[Beowulf] trouble running the linpack xhpl benchmark
ballen at gravity.phys.uwm.edu
Fri May 5 14:04:43 PDT 2006
I've built three other large clusters in the past, but was never motivated
to do a Top500 linpack benchmark for them. This time around, for our new
Nemo cluster, I want to have linpack results for the Top500 list. So Kipp
Cannon, one of our group's postdocs, has spent a few days setting up and
We have 640 dual-core 2.2 GHz opteron 175 nodes with 2GB per node and a
good gigE network.
We're having problems getting xhpl to run on the entire cluster, and are
wondering if someone on this list might have insight into what might be
going wrong. At the moment, the software combination is gcc + lam/mpi +
atlas + hpl. Note that in our normal use the cluster runs standalone
executables managed via condor (trivially parallel code!) so this is our
first use of MPI or any MPI code in at least three years.
Testing on up to 338 nodes (676 cores), the benchmark runs fine and we are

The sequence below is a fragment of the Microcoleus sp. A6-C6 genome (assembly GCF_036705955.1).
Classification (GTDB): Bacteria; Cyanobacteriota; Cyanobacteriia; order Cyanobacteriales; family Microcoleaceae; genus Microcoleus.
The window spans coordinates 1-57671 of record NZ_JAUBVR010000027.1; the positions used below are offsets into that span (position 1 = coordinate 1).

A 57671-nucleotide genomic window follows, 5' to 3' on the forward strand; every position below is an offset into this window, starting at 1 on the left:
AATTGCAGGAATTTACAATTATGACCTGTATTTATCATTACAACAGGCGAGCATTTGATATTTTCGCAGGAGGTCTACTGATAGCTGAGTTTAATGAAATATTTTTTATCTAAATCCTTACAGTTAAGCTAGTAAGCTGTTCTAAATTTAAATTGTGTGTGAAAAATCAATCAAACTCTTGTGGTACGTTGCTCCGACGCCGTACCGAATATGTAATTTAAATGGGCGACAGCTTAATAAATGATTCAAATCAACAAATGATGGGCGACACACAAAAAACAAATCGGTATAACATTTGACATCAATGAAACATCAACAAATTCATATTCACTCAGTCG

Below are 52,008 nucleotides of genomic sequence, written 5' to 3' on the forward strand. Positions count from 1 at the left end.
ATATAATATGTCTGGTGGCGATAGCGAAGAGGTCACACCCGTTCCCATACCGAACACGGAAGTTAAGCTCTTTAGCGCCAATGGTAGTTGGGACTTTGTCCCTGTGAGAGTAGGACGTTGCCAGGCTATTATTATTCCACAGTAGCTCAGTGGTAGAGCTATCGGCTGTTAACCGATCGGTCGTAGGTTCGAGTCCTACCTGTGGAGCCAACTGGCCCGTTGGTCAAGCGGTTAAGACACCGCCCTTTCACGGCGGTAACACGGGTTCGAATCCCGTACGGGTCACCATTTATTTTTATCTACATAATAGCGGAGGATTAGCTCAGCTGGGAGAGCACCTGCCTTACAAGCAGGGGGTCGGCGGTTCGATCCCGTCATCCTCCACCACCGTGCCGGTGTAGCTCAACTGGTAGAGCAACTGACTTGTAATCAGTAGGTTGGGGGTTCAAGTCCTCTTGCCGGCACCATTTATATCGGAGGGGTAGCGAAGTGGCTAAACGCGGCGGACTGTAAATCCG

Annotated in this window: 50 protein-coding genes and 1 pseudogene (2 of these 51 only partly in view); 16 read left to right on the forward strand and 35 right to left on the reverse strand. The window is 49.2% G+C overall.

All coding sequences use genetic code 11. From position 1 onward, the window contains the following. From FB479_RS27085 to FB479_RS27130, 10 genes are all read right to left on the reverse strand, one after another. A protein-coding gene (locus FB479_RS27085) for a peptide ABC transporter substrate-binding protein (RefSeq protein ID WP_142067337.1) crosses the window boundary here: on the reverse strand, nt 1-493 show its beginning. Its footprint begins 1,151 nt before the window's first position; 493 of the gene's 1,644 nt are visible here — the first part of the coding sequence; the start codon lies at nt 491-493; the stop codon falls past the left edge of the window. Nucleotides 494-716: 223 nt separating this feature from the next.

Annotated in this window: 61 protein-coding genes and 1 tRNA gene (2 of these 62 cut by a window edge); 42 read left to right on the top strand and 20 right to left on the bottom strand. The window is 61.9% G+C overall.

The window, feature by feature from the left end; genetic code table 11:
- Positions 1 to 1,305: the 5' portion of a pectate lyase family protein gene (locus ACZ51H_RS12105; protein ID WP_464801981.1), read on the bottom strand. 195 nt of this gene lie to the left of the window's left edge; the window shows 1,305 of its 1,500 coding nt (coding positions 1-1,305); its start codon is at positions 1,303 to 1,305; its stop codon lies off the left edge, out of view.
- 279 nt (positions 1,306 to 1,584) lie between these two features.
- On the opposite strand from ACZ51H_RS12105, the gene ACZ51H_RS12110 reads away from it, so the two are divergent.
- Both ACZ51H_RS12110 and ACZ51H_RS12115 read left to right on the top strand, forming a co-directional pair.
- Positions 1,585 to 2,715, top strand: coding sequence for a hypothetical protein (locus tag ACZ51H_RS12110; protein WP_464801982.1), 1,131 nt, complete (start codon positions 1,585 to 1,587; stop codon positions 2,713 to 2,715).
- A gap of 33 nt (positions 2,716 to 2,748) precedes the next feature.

getting above 60% of peak floating-point performance. But, attempting to
use the entire cluster (640 nodes, 1280 cores) seems to trigger the
out-of-memory killer on some nodes. The jobs never really seem to start
running, they are killed before calling mpi_init (which is the error
message we see from LAM: "job exited before calling mpi_init()").
The jobs die very quickly, so we have not been able to see how much memory
they try to allocate. We are using a spreadsheet given to us by David
Cownie at AMD for calculating the problem size based on the maximum usable
RAM per core, and have found that that spreadsheet works correctly:
running on 20 cores, 196 cores, and 676 cores with problem sizes chosen by
that spreadsheet show the same, predicted, RAM used per core in all cases.
Could there be some threshold in xhpl, where above some problem size it's RAM
usage increases for other reasons?
What about the "PxQ" parameters? For 676 cores we are using square P=Q
but change this to use 1280 cores. Does anyone know of problems with
running xhpl when P != Q on x86_64?
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